Bankers were wrong if they thought that the National Banking Act was giving them control of the monetary system in the United States. The National Banking Act was highly ineffective at giving them such control. They would have to wait until 1933 for this control.
Now let’s review some features of the National Banking Act.
The National Banking Act provided for a system of free banking. That is, any association that met the minimum statutory requirements to establish a national bank could do so without a special charter from Congress. The Comptroller of the Currency had general supervision of chartering national banks.
The Comptroller was not compelled to grant a charter to any association that met the statutory requirement for forming a national bank. He could reject a request for a charter without giving any reason. Such power did offer the established banks the opportunity to limit their competition by corrupting the Comptroller.
A national bank in cities of more than 50,000 inhabitants needed a subscribed capital of $200,000. The minimum capital in cities of less than 50,000 inhabitants, was $100,000. With the approval of the Secretary of the Treasury, a bank needed only $50,000 in capital in towns of less than 6000. At least “one-half of the subscribed capital had to be paid in before beginning business, the remainder to be paid in monthly (or more frequent) installments of 10 per cent of the whole-amount.”
This large capital requirement confined national banks to the large towns and cities. Their absence from rural areas contributed to the financial plight of farmers during the latter part of the nineteenth century. It also fueled the inflationist movement, first the greenback promoters and then the silver promoters of that era.
“The, stockholders were made doubly liable for the debts of the bank in case of the insolvency of the latter.” That is, shareholders were liable for an amount equal to the par value of their stock in addition to the amount invested. If bankers wrote this law or were the power behind its writing, why would they want to subject themselves to this additional liability? (Such a provision was common in State banking laws.)
The Act allowed national banks “to institute suits at law in U.S. courts as courts of original jurisdiction.” According to Walbert, “This provision gave the national banks an advantage over the ordinary citizen, and placed these associations beyond the jurisdiction of the State courts; in other words, these banks could select whatever court their interest dictated.”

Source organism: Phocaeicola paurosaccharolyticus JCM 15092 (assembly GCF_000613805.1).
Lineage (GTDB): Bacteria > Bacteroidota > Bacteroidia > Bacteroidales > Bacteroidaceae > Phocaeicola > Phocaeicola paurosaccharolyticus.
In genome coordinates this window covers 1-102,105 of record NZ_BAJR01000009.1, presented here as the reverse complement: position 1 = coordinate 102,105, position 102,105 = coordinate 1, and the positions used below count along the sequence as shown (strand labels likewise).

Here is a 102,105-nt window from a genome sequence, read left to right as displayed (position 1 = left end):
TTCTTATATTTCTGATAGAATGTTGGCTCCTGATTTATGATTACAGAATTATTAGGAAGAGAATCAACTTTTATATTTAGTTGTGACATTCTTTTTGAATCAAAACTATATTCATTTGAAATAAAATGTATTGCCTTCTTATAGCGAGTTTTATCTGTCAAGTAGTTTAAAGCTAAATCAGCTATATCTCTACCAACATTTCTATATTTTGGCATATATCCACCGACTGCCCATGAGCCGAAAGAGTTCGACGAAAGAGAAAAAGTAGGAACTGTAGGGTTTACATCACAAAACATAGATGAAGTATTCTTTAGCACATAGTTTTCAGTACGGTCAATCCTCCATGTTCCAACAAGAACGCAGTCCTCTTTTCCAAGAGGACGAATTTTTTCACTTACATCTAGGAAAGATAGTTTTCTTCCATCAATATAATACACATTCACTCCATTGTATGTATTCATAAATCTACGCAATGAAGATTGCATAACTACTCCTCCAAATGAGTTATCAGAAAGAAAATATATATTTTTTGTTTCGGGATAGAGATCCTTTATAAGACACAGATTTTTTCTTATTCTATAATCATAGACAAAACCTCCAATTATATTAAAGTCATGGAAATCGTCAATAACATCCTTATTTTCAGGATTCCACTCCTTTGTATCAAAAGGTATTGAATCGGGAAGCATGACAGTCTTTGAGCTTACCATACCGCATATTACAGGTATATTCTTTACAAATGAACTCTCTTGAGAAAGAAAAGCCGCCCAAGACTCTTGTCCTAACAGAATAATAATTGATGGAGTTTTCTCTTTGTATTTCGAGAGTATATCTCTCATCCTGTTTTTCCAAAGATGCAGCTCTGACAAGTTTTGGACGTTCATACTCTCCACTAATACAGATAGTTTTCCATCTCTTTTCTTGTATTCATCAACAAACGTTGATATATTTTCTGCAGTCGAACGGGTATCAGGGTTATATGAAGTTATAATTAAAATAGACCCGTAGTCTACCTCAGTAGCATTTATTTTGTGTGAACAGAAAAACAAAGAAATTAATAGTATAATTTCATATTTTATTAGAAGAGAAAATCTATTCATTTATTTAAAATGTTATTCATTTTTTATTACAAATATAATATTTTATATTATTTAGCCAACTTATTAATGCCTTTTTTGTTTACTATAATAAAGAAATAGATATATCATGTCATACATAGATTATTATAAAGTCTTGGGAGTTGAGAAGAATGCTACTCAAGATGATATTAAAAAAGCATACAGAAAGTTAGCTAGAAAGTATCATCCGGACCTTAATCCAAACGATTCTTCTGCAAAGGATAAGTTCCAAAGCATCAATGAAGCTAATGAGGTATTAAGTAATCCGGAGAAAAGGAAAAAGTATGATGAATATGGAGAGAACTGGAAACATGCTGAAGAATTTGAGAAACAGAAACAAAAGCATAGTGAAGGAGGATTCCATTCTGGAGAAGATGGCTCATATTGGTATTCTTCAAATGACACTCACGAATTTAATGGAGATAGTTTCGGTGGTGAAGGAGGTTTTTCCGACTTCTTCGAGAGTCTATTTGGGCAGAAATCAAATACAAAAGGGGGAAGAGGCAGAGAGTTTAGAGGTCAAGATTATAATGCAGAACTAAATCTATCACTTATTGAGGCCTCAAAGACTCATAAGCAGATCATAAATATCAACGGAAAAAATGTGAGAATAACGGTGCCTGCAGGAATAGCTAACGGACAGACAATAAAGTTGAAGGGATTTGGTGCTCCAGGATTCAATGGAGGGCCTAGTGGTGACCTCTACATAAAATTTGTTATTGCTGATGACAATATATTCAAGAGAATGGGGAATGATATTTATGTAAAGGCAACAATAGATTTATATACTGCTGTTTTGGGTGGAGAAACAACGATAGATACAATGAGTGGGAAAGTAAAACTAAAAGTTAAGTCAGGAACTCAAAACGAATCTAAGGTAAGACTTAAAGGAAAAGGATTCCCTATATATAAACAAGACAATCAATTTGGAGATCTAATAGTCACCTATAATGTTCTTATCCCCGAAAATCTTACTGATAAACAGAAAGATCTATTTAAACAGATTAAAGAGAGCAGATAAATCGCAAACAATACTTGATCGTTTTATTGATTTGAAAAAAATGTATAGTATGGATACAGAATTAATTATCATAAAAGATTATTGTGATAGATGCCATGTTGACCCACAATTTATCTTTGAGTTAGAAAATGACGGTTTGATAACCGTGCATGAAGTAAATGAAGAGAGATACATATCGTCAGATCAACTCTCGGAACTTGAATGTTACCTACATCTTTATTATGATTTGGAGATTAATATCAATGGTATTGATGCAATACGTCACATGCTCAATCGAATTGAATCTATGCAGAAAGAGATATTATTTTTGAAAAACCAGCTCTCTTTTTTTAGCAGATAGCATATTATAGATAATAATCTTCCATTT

When organized, a national bank had to deposit U.S. bonds with the Secretary of the Treasury equal to at least one-third of its capital stock or $30,000, whichever was greater. Why would bankers impose this restriction on themselves? Would not they want to be free to decide the quantity of bonds to deposit?
With the deposit of this security, the bank could obtain circulating national bank notes from the Comptroller of the Currency up to 90 percent of the value of the bonds. It could obtain additional notes by depositing additional bonds. However, the quantity of notes that it obtained could not exceed its paid-in capital. The deposited bonds remained the property of the depositing bank.
Whenever the value of deposited bonds decreased, the bank had to deposit additional bonds. A bank could withdraw its bonds by retiring its circulating notes or by depositing and equal amount of lawful money in the Treasury.
Why would bankers want to restrict the quantity of notes that they issued to 90 percent of the value of U.S. bonds deposited with the Secretary of the Treasury? Would not they want the full amount? (The Act was later amended to allow banks to use the full total of bonds on deposit.) Furthermore, why would they want to tie their note issuance to U.S. bonds? This feature of the National Banking Act was a major contributor to the deflation between 1870 and 1900. Under sound banking, note issuance is tied to real bills of exchange and not to financial bills like U.S. government bonds.